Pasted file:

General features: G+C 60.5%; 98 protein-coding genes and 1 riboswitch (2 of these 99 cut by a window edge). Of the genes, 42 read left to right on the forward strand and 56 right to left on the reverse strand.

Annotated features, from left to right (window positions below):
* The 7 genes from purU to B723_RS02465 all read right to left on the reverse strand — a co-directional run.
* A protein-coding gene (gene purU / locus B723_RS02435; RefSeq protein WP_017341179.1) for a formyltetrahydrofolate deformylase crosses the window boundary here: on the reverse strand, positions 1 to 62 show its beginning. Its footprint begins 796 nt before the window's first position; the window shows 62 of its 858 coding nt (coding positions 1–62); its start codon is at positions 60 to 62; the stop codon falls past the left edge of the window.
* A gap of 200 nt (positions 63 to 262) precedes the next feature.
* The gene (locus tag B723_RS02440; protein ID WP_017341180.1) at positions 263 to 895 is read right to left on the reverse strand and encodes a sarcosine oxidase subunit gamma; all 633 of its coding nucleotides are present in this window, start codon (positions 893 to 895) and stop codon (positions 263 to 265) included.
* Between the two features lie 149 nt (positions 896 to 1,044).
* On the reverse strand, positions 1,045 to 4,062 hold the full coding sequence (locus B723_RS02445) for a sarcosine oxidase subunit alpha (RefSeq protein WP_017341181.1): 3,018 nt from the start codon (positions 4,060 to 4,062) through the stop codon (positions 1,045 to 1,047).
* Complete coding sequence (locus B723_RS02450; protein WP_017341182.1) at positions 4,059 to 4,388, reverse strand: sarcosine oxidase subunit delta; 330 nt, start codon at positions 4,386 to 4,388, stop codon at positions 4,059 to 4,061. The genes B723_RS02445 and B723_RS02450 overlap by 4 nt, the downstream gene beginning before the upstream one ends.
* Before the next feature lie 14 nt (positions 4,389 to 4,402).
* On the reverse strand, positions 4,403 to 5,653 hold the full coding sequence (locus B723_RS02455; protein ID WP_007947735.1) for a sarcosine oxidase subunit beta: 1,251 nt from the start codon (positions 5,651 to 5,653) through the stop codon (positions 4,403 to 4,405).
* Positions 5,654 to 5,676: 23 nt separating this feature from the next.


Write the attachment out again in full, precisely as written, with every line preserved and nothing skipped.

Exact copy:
General features: G+C 60.5%; 98 protein-coding genes and 1 riboswitch (2 of these 99 cut by a window edge). Of the genes, 42 read left to right on the forward strand and 56 right to left on the reverse strand.

Annotated features, from left to right (window positions below):
* The 7 genes from purU to B723_RS02465 all read right to left on the reverse strand — a co-directional run.
* A protein-coding gene (gene purU / locus B723_RS02435; RefSeq protein WP_017341179.1) for a formyltetrahydrofolate deformylase crosses the window boundary here: on the reverse strand, positions 1 to 62 show its beginning. Its footprint begins 796 nt before the window's first position; the window shows 62 of its 858 coding nt (coding positions 1–62); its start codon is at positions 60 to 62; the stop codon falls past the left edge of the window.
* A gap of 200 nt (positions 63 to 262) precedes the next feature.
* The gene (locus tag B723_RS02440; protein ID WP_017341180.1) at positions 263 to 895 is read right to left on the reverse strand and encodes a sarcosine oxidase subunit gamma; all 633 of its coding nucleotides are present in this window, start codon (positions 893 to 895) and stop codon (positions 263 to 265) included.
* Between the two features lie 149 nt (positions 896 to 1,044).
* On the reverse strand, positions 1,045 to 4,062 hold the full coding sequence (locus B723_RS02445) for a sarcosine oxidase subunit alpha (RefSeq protein WP_017341181.1): 3,018 nt from the start codon (positions 4,060 to 4,062) through the stop codon (positions 1,045 to 1,047).
* Complete coding sequence (locus B723_RS02450; protein WP_017341182.1) at positions 4,059 to 4,388, reverse strand: sarcosine oxidase subunit delta; 330 nt, start codon at positions 4,386 to 4,388, stop codon at positions 4,059 to 4,061. The genes B723_RS02445 and B723_RS02450 overlap by 4 nt, the downstream gene beginning before the upstream one ends.
* Before the next feature lie 14 nt (positions 4,389 to 4,402).
* On the reverse strand, positions 4,403 to 5,653 hold the full coding sequence (locus B723_RS02455; protein ID WP_007947735.1) for a sarcosine oxidase subunit beta: 1,251 nt from the start codon (positions 5,651 to 5,653) through the stop codon (positions 4,403 to 4,405).
* Positions 5,654 to 5,676: 23 nt separating this feature from the next.